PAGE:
Tissue markers of alveolar macrophage accumulations in inhaled drug development
Hildebrand, Deon Dieter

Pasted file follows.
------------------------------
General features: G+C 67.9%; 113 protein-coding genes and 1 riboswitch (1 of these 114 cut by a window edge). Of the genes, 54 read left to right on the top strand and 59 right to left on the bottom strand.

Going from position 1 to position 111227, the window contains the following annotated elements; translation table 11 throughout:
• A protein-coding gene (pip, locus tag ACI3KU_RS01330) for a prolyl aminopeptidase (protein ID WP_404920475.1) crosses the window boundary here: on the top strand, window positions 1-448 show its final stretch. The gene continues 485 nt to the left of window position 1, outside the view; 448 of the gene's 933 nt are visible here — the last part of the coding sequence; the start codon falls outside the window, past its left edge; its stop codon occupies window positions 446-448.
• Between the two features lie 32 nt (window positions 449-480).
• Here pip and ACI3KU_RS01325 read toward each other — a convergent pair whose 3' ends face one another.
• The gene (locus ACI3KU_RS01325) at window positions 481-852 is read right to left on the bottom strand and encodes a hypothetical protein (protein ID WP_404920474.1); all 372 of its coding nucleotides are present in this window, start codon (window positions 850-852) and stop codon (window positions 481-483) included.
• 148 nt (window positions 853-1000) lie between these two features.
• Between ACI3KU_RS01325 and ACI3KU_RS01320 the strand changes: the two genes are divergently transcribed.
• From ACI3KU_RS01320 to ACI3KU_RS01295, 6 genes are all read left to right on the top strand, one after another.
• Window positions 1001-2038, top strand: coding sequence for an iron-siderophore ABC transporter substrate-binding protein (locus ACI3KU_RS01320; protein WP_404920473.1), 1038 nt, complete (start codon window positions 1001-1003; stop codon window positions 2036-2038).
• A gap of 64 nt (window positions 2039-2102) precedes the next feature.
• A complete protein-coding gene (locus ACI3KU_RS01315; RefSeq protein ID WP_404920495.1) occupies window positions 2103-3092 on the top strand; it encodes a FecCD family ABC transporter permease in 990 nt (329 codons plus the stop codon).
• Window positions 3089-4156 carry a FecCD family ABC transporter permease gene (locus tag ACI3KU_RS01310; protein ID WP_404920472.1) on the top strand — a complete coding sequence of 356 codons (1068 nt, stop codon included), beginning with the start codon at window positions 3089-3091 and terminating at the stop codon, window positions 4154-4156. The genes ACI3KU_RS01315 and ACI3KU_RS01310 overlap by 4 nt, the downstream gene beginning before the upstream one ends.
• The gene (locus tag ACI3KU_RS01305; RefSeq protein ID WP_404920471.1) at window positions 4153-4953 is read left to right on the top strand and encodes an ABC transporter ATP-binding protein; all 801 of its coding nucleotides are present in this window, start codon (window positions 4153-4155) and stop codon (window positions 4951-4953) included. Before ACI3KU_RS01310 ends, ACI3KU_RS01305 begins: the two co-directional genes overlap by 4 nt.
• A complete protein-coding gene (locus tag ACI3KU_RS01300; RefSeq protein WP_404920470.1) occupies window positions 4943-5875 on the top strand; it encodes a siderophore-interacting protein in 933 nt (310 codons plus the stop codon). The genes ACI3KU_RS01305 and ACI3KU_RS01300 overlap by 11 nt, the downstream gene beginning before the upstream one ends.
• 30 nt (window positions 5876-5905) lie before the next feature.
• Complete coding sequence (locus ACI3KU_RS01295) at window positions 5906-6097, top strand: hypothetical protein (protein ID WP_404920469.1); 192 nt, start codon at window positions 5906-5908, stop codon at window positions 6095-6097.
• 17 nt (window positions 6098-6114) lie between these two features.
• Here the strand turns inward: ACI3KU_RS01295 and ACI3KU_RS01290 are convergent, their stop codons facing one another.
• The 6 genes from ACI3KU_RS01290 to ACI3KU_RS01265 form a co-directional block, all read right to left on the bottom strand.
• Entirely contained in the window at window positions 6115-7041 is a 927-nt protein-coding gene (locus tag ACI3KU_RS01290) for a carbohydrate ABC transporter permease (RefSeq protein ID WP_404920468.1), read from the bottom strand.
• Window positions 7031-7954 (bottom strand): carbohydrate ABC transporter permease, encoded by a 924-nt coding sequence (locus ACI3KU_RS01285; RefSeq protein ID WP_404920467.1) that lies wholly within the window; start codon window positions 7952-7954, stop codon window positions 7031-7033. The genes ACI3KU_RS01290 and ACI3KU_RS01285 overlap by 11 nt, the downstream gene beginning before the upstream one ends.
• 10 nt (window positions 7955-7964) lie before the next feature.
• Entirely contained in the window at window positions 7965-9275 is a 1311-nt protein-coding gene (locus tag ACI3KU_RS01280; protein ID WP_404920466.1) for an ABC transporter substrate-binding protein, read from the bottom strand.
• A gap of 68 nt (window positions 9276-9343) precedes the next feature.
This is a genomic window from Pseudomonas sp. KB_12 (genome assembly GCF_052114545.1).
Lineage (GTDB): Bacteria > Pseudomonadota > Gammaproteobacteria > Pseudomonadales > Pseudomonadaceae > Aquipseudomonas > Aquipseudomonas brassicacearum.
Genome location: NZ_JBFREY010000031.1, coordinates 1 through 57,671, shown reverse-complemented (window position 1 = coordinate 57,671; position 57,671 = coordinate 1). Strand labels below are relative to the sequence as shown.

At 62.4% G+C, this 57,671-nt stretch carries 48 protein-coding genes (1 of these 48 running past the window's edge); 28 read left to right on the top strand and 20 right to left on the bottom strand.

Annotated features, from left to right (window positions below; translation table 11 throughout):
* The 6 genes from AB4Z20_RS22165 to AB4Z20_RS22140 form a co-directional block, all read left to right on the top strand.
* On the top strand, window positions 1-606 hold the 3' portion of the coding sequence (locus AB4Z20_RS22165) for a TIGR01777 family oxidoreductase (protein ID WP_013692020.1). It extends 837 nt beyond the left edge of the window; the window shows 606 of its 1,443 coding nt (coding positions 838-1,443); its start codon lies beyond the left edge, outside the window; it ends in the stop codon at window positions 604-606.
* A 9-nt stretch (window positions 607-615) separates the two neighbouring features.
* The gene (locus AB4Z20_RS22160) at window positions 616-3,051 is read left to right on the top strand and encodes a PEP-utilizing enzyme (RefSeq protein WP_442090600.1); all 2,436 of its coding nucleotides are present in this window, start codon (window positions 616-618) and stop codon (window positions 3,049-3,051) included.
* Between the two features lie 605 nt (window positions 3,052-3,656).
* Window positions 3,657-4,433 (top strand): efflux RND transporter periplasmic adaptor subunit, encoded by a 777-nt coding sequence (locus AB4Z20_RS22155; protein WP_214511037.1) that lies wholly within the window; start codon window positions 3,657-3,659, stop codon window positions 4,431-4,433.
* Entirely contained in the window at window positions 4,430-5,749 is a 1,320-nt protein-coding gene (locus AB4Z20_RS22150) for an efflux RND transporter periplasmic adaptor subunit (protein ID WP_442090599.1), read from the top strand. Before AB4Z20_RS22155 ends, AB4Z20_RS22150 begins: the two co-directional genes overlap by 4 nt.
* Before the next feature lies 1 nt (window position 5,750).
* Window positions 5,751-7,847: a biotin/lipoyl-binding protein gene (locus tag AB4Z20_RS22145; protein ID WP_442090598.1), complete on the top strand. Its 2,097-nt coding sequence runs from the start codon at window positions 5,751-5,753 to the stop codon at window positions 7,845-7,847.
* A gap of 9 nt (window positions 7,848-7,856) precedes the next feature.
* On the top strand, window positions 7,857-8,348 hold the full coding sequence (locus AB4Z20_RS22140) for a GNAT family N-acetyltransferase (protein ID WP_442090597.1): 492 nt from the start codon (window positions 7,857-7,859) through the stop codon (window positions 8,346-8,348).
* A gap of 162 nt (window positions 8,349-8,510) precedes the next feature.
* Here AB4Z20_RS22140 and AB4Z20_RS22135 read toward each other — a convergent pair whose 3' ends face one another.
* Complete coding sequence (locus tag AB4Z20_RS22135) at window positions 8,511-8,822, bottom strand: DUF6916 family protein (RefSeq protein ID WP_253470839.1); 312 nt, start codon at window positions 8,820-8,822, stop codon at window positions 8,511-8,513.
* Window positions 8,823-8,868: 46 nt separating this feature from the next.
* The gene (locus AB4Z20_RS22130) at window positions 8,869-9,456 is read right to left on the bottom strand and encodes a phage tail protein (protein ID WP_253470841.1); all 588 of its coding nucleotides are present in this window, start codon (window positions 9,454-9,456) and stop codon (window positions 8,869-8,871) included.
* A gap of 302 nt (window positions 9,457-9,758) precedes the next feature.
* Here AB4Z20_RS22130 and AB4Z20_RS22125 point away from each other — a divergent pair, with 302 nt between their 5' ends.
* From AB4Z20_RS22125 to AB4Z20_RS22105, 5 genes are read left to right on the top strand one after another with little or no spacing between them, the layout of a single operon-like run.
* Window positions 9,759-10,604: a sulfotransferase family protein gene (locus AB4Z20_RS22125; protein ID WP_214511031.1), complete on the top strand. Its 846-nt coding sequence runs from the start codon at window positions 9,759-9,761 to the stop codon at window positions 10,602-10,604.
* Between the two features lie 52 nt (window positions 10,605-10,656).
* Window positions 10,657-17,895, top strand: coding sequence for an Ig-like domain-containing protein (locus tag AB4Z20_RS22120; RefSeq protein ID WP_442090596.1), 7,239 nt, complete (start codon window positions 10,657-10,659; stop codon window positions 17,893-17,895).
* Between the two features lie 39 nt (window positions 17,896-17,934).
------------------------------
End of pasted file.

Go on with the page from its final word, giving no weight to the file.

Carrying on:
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Alveolar macrophage accumulations in the lungs of rodents and dogs that have been exposed to inhaled new drug candidates is an important cause of attrition during preclinical drug development because it is very difficult to decide whether the accumulations are adverse or nonadverse. The expression of markers of alveolar macrophage endocytosis, alveolar macrophage activation and lung inflammation were investigated by means of reverse transcriptase-polymerase chain reaction, immunohistochemistry and in situ hybridisation in samples of formalin fixed paraffin embedded lungs from male rats. Messenger RNA levels of CD68, a marker of endocytosis, were increased 1.4 to 2.4-fold in lungs that contained alveolar macrophage accumulations. Cytoplasmic immunostaining related to the CD68 protein was increased 1.43 to 5.66-fold when the alveolar macrophage accumulations were numerous, large and associated with neutrophils and lymphocytes. In contrast, the immunostaining was not increased (range 0.67 to 1.21-fold) when only small and sparse alveolar macrophage accumulations that consisted entirely out of macrophages were present. Messenger RNA levels of resistin like molecule alpha and acidic mammalian chitinase – markers of wound healing (M2) activated macrophages – were found to be increased 3.9 to 8.2-fold and 1.8 to 2.4-fold respectively, in samples of lungs that contained alveolar macrophage accumulations. Messenger RNA levels of inducible nitric oxide synthase, a marker of classical (M1) activated macrophages was found to be increased 4.1-fold when neutrophils and lymphocytes were present amongst the accumulated alveolar macrophages. Messenger RNA levels of pro-inflammatory genes (such as E selectin) were found to be increased 2.2 to 4.4-fold in samples of lungs that contained alveolar macrophage accumulations but only when neutrophils and lymphocytes were visible amongst the accumulated macrophages in histological lung sections. Measuring the markers in FFPE lung samples can potentially help investigators discriminate adverse from nonadverse drug-induced alveolar macrophage accumulations with greater clarity and scientific rigour.